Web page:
On June 23, 1997, Barbara had her first and only daughter who she named Clara Jo. Jo is a family name and Clara was determined because she and Mark cared for the cemetery and while mowing pregnant she saw about five headstones with Clara’s and thought that was a nice name. It has been a bit of a joke that she named her daughter after several dead people in the Eagle Cemetery. Barbara was proud and enjoyed homeschooling Clara. One of her proudest moments was Clara learning to read. She struggled but Barbara was determined for Clara to not only understand reading but enjoy reading as much as she did. Barbara, knowing Clara was struggling with reading, brought her to Barnes & Noble to pick out any book that she wanted. She knew Clara would only learn if it was fun. Clara’s first book was the 2nd in the series of the Magic Tree House. Barbara did not buy the first book however because of the first sentence that millions of years ago dinosaurs roamed the earth. Many years later Clara and Barbara recounted this memory and Barbara said that may have been a bit silly of her to not get the first book in a series.
Barbara and Mark longed to have more children. In 2004 they started the journey of foster care. Through foster care Barbara and Mark were blessed with the addition of their son, Mathew Winfield Anderson. Mathew has been in their home since leaving the hospital as a newborn in 2005, and officially adopted in 2006. Barbara’s final goal was to see Mathew graduate, which she did. She also attended Mathew’s graduation party, leaving the hospital the day before, after complications with pain management.
In the end, Barbara remained faithful. She never knew why she suffered with this diagnosis or why her life ended in pain, but she trusted the Lord and still shared the gospel to the very end.
Barbara was well loved on earth by many friends and family. We are at peace that she is now with her Savior.
She is lovingly survived by her husband, Mark; daughter, Clara (Mark) Niesche and their daughter, Wynifred "Wyni"; son, Mathew; mother, Jane; brothers, Randy (Cindy) and David (Sharon); sister, Karen (Lyle); and several nieces and nephews. She was preceded in death by her father, Lowell.
With her husband, Mark, by her side, Barbara died Saturday, July 15, 2023, in Sanford Hospice House, Fargo, ND, at sixty-four years of age.
Visitation will be Friday, July 28, 2023, from 5 - 7 PM, with a prayer service at 6:30 PM, in Eagle Valley Evangelical Free Church, rural Christine, ND.
Her funeral will be Saturday, July 29, 2023, at 11 AM, in the church.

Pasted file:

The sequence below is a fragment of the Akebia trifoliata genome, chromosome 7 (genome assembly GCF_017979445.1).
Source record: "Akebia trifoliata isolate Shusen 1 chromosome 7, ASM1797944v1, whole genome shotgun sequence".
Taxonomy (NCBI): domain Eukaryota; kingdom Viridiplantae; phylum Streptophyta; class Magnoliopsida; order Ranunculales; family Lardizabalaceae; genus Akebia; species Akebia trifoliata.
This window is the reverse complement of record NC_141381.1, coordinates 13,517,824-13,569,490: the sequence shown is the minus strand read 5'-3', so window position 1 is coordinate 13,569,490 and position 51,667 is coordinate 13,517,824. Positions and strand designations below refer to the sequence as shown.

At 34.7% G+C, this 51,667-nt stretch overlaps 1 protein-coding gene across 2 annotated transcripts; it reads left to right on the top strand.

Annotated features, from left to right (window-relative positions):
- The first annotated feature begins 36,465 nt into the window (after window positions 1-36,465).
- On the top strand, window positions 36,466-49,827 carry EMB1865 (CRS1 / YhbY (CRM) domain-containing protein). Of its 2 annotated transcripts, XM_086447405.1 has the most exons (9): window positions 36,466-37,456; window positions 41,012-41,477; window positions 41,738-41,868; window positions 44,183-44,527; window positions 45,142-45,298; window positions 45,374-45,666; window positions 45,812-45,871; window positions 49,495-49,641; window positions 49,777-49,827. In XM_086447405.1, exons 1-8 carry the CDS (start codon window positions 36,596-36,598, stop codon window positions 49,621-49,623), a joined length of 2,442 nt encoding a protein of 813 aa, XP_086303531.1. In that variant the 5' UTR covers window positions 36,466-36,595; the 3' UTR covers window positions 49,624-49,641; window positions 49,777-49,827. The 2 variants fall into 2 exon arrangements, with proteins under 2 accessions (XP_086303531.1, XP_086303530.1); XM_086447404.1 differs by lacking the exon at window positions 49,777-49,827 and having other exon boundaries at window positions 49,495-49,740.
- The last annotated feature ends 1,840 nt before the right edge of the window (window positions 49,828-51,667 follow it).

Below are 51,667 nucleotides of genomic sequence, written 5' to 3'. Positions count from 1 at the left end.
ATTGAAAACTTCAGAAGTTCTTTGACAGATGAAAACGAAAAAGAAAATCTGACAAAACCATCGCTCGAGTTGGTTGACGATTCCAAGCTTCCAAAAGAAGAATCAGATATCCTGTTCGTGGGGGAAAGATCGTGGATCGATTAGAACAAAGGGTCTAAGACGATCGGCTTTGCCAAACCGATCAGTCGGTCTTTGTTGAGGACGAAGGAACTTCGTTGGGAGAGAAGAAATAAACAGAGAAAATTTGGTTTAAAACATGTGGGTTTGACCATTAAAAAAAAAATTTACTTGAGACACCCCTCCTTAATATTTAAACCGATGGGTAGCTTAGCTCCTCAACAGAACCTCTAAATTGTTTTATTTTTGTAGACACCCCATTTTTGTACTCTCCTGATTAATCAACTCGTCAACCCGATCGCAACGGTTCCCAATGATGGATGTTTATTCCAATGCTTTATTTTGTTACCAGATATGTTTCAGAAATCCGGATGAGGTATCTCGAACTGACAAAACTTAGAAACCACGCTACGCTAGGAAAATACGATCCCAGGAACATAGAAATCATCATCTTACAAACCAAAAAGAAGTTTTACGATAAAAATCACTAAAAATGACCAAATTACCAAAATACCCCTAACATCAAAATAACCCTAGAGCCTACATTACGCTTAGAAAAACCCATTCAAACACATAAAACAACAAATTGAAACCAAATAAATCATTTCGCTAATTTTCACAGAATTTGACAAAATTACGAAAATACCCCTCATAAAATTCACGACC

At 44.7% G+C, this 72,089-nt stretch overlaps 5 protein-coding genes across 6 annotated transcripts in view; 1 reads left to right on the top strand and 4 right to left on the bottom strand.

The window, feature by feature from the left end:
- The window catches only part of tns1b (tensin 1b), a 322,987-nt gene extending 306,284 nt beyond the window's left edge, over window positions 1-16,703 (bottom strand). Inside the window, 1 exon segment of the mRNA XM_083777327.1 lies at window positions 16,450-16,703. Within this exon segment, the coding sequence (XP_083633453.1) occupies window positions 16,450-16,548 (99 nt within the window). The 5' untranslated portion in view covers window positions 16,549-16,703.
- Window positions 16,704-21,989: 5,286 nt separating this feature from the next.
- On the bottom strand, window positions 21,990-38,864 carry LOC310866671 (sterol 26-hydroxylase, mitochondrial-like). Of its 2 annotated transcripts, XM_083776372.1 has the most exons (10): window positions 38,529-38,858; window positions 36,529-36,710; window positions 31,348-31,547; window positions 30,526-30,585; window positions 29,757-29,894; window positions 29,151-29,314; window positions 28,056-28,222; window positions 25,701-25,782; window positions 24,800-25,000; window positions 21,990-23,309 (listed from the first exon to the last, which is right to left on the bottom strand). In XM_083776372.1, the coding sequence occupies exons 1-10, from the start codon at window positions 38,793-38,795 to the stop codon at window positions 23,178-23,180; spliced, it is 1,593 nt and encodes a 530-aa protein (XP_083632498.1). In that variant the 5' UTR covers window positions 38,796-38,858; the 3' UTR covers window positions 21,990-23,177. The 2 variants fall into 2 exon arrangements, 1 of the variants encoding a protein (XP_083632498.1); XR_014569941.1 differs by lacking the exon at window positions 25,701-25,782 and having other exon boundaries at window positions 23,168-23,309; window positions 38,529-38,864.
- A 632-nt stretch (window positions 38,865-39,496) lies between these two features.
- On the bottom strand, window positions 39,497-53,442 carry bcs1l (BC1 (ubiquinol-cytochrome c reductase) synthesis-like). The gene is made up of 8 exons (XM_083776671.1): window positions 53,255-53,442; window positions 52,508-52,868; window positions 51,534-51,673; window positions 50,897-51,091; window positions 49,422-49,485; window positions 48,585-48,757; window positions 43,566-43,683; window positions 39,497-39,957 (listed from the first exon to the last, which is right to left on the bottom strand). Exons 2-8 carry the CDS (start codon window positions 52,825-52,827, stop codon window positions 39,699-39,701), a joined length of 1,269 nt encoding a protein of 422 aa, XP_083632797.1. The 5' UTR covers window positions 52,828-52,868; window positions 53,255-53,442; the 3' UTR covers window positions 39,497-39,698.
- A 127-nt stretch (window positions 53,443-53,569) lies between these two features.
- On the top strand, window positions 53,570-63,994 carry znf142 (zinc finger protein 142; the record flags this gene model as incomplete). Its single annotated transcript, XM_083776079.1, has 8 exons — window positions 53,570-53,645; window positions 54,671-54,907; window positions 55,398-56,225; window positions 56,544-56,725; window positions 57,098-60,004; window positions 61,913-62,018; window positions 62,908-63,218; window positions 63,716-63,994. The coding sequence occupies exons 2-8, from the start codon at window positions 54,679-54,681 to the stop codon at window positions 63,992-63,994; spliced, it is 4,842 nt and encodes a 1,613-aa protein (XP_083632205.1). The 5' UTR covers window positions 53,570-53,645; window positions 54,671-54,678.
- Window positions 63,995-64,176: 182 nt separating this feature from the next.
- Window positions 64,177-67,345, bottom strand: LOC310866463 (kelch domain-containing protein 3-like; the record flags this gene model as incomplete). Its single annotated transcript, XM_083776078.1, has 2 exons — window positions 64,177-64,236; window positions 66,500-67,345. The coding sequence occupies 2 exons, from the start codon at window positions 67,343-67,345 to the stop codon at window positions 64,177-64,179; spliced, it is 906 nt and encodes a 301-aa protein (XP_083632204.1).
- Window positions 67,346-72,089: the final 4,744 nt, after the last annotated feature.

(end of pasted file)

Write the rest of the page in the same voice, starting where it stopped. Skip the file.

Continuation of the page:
Burial will follow in Eagle Valley Cemetery.
Barbara's recent testimony:
A testimony. I'm really not sure what to say. It still seems unreal. I was at work in June and holding my side. One of the nurses noted it and suggested I get it checked out. I shrugged it off. The next day it started hurting again. The nurse noted it, and the doctor I work with was concerned. She said "stop what you're doing and go to the walk-in". She pointed to the stairs and told me nothing else was important. I went to the walk-in clinic. Spent the afternoon there, CT scan showed some masses. Okay - I won't continue with all the medical stuff as everyone knows this all too well. So where is my testimony? I'm not sure. Do I wonder why I have cancer? Not really. I'm sort of curious of why, but I don't doubt God. What is the purpose of my cancer? Should there be a purpose? I work with a doctor who is Muslim. She seems to be very serious about her Muslim faith, but she is not traditional. She knows that I'm a Christian, but I'm not sure if she knows what that means. I do know that she had heard the gospel clearly. The nurse I mentioned early told me he spoke to her about an hour about our faith. So she is watching me. She says that I'm being very strong and brave. I taped Bible verses on my desk - helpful to me, and maybe she'll see them. So I am determined to continue on with this cancer journey with grace, perseverance and trust in God. I will hope to have an answer if someone asks why I'm not freaked out. Another co-worker said my husband must be worried sick. I said he isn't. Hubby said to me that if worry would help me he would worry all day long. But worry doesn't help. "Be anxious for nothing, but in everything by prayer and supplication, with thanksgiving let your requests be made known to God" Phl 4:6. Do I feel punished by God? No. The book of Job is one of my favorites. Job lost everything. And in the end, he never received the reason for it. In the end, neither do I. What are we called to do? We are called to be faithful. I am blessed. I have a good and faithful husband. I have a good church family. I have a good job and good co-workers. I hope and pray that I will continue to be faithful. That even if things change and my prognosis worsens, that I continue to be faithful.